We have shown previously that the neutral filter elution assay is dependent not only on the number of DNA double-strand breaks present in a mammalian cell but also on the way in which DNA expands on the filter following lysis. Results in this study indicate that the rate of DNA elution appears to be dependent upon the proximity of the DNA in relation to the replication complex. The rate of elution for DNA analyzed immediately after a 30-min labeling period with [14 C]thymidine was about five times slower than the rate of elution for bulk-labeled DNA. However, the rate was increased a few hours later when the recently replicated DNA had matured and was likely to be farther from replication-associated attachment sites on the nuclear protein matrix. About one cell cycle after pulse labeling, when the labeled DNA was replicated again, DNA underwent similar changes in elution rate. For the four cell lines examined here, the elution rate 3-4 h after pulse labeling correlated with cellular radiosensitivity. Changes in rate of elution caused by altering EDTA concentration or pH may also be explained by DNA structural changes which occur during lysis. We conclude that the neutral filter elution method is sensitive to differences in chromatin organization which may also play a role in cell sensitivity to ionizing radiation.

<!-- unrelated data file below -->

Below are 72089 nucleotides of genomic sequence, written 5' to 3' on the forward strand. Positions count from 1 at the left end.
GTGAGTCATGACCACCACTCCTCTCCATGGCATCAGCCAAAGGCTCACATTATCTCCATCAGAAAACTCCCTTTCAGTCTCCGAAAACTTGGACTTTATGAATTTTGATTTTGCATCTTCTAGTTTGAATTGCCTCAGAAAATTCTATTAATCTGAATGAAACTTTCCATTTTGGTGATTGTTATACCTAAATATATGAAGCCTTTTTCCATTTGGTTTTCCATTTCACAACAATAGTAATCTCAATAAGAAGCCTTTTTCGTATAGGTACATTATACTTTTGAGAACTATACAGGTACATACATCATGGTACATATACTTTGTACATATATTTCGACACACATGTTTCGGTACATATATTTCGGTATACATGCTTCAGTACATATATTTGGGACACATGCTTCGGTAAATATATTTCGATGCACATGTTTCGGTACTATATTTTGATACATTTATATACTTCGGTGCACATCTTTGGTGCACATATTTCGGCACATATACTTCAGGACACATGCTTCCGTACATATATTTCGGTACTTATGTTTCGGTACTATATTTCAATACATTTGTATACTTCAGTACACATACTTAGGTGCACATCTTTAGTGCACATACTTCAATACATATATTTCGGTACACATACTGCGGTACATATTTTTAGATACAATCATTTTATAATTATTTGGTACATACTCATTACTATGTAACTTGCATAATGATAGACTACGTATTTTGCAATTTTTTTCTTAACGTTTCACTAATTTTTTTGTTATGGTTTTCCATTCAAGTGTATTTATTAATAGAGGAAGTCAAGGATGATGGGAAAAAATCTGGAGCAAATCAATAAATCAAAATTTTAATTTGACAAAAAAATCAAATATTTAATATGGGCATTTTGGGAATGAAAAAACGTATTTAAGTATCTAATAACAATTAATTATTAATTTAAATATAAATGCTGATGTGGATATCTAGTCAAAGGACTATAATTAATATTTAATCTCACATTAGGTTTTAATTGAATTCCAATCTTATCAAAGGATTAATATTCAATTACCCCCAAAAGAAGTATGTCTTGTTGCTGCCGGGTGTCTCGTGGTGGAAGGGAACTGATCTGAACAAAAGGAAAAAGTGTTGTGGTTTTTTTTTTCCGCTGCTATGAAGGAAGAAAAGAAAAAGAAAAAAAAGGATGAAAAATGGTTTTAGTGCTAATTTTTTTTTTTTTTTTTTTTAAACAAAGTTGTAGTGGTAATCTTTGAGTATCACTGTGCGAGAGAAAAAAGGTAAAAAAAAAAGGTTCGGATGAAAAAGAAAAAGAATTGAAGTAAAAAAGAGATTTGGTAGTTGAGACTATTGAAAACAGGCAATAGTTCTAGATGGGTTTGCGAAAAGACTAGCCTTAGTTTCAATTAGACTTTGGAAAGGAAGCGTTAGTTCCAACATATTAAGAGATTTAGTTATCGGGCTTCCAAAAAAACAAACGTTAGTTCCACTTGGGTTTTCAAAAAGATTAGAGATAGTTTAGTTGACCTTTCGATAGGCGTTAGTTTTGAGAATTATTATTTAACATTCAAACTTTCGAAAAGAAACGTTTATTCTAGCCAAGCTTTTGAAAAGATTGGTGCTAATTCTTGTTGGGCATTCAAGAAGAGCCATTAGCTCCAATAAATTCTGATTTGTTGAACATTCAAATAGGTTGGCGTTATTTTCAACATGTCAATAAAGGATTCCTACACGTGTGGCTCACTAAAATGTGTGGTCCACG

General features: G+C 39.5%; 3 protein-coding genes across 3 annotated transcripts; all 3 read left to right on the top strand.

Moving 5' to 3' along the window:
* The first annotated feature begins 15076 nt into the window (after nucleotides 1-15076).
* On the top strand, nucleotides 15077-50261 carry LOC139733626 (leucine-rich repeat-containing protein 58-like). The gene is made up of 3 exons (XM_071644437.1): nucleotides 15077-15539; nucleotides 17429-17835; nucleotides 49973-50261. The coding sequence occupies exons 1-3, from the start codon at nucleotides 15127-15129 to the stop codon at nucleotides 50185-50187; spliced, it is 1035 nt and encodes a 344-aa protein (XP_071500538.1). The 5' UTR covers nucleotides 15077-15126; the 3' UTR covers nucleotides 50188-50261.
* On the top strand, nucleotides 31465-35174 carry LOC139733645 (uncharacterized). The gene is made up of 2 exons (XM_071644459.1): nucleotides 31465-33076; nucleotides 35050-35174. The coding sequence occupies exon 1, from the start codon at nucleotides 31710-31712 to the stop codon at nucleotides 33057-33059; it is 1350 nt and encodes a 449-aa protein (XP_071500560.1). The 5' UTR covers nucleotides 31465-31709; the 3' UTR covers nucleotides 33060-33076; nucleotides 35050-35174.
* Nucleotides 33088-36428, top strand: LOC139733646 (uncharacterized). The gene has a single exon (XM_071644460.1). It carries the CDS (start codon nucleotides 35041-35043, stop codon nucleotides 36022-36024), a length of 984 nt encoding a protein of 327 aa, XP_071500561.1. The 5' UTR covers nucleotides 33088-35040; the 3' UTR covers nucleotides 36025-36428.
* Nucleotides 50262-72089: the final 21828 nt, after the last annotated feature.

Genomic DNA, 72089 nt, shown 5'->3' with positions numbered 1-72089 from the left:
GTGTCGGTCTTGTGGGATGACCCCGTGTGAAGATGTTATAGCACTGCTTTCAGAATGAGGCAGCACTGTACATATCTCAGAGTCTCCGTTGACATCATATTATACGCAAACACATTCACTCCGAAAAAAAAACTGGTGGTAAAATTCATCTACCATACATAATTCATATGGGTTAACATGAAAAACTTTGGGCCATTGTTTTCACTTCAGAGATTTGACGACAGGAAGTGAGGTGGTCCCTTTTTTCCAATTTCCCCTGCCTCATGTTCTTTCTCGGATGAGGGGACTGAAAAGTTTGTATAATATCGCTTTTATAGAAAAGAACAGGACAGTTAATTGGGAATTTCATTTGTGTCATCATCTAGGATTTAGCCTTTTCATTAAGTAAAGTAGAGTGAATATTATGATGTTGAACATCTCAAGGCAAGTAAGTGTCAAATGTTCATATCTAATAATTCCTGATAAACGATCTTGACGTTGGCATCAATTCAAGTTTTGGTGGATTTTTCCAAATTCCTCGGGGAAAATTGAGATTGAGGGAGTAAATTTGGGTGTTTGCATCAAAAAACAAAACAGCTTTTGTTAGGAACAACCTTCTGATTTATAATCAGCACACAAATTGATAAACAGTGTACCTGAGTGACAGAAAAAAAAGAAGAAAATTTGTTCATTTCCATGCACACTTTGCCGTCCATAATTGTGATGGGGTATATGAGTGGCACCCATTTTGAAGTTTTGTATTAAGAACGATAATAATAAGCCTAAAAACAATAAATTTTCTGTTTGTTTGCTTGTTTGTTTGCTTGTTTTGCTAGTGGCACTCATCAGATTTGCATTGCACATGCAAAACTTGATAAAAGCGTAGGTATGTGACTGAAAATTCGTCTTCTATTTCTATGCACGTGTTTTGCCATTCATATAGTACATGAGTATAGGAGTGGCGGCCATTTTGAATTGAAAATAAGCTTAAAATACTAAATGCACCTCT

Neutral Filter Elution Detects Differences in Chromatin Organization Which Can Influence Cellular Radiosensitivity
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Danuta Wlodek, Peggy L. Olive; Neutral Filter Elution Detects Differences in Chromatin Organization Which Can Influence Cellular Radiosensitivity. Radiat Res 1 November 1992; 132 (2): 242–247. doi: https://doi.org/10.2307/3578532
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